This week, bluegrass legend and musical innovator, Earl Scruggs passed away in Nashville at the age of 88.
Scruggs revolutionized string bands and bluegrass music by developing the three-finger banjo picking style and launching the instrument past its traditional use in comedy acts into a prominent musical role. Growing up in the infamous Piedmont region of North Carolina, he supposed started playing banjo at age four and started working on his signature three-finger rolls by age 10.
This coming Saint Patrick's Day, some may be celebrating the chasing of snakes out of Ireland or simply Irish heritage with some lively fiddle music and colcannon, but if, like many, you're just looking for a big party, head to the Ogden to see New Orleans funk band Galactic.
When I saw Galactic live, I had never heard of them before, and tagged along at the end of an already full day thinking it would be a nice, relaxing evening of New Orleans jazz. I mistakenly thought the opening band was Galactic. Then the real deal came out and the Fillmore filled up to the brim. Sandwiched tightly in the crush of the wild crowd right in front of the stage, I soon learned that Galactic shows are nothing to fool around with.
From old jazz classics to modern marvels of musical fusion, the upright bass enriches the sound that reaches your ears. Bass makes up part of the backbone of an ensemble, along with the drums, but it's capable of so much more as a solo instrument. I love music in which the upright bass, with its unique and velvety resonance, pops out and takes center stage.
The story starts with the classics. Charles Mingus (1922-1979), the old school king of walking bass, played upbeat, funky jazz grooves at a pace that could only have been achieved by a master. His music can still make the drive home in heavy traffic somehow enjoyable, as if those busily bustling rhythms somehow match life in the big city and make it better.
There’s a new radio station in town, commercial-free and it came in without much fanfare. New since Oct. 31 and part of the Colorado Public Radio (CPR) family, it’s called OpenAir on 1340 AM.
The focus for this new station is new Indie Rock. In the email I received recently CPR said: “Explore new music and new possibilities on OpenAir.” They go on to say that “OpenAir will provide a comprehensive music experience focusing on new and recent music of the past 15 years with a Colorado perspective.”
It's pronounced "Subtract" but this Batman of the UK dance scene is making additions to his resume this year...
Up until now, DJs and beat lovers mostly knew this south London producer for some high-profile remixes of the likes of M.I.A., Basement Jaxx and Underworld, but this year the man behind the mask drops his full-length self-titled album "SBTRKT", and it is a smooth journey across genres which definitely brings him into the spotlight.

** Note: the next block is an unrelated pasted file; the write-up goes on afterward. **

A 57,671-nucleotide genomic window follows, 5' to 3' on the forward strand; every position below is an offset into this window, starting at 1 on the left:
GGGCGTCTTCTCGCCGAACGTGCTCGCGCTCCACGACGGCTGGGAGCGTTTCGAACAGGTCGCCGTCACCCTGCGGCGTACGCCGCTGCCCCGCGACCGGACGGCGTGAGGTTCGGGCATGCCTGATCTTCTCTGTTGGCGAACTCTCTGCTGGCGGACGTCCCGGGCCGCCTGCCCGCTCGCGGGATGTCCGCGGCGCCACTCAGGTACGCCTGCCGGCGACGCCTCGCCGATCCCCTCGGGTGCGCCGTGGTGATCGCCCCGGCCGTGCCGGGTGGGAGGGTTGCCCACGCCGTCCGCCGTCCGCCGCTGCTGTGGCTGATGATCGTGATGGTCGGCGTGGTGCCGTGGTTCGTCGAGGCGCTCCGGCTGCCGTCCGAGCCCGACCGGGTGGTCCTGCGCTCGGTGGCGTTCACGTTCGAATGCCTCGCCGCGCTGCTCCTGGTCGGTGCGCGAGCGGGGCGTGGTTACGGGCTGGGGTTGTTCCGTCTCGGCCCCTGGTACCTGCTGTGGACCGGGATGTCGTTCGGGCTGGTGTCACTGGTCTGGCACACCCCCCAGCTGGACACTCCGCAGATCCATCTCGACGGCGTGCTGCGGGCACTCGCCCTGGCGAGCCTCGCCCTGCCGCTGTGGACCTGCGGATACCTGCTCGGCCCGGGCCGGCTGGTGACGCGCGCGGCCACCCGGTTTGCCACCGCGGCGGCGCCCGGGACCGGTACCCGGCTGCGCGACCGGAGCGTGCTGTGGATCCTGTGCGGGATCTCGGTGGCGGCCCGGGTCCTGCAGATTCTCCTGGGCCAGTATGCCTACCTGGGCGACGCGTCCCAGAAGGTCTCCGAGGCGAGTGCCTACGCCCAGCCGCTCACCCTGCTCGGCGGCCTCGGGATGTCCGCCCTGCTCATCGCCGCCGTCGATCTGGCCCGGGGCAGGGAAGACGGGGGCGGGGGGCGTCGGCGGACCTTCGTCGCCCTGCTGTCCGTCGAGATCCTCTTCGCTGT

It's List Season! Best-of lists are popping up everywhere, and music lists are my favorite of the best-of lists. Here are some lists and their top choices of 2011. Several of the lists below have Bon Iver and Adele in their top three, but there is some variety in the picks.
This Sunday offers an opportunity to forego football on TV and enjoy live music by Golden's celebrated Jefferson Symphony Orchestra.
For almost 60 seasons, these volunteer performers have practiced long hours to produce a professional quality musical experience for audiences in Jefferson County. Most have regular jobs and are motivated by love and appreciation of great music and the opportunity to share it with the community. The JSO also supports young musicians with its "Young Artist Competition" by recognizing and rewarding contestants both local and from around the world.
Known for their eclectic sound, energetic live performances, retro fashion sense - and huge bouffant hairdos! - the B-52s were popular on college radio and the live music scene of the early '80s.
After playing their first show at a house party in Athens, Georgia on Valentine's Day 1977, they moved to New York, headlining at CBGB's and Max's Kansas City. Introduced to a national audience after appearing on Saturday Night Live in 1980, they released several successful albums and had a couple of hits - Rock Lobster and Private Idaho.
If you were knocked out by the Sucker Punch soundtrack like I was you might want to further explore the work of Emiliana Torrini.
Born in Iceland of Icelandic and Italian parents Torrini has been a collaborator in the dance music scene for some years now. Working with the likes of Kylie Minogue and Paul Oakenfold, she lends her stylish sense and her fairy tale vocals to their works. Her own albums are a departure from the dance music scene and are reminiscent of a funky Tori Amos, or perhaps Regina Spektor.
From her sweet, sad and tender "Today has been OK" to the upbeat "Jungle Drum" her songs run the gamut.
Some say music calms the nerves. Sometimes you just need something soothing and inspirational or maybe something jazzy, or a little bit of Rhythm and Blues, and at times you just want to hear the powerful, vibrant voices of gospel's greatest.
Have you been in the mood for an inspirational song? Maybe you're going through a difficult time and just need a pick-me-up, something soulful and uplifting.
Hearing Aretha sing "Oh Mary don't you weep" will send chills down your spine. Aretha sings it with such passion and feeling it's like you're jolted back into time, standing in between the pews clapping your hands and stomping your feet.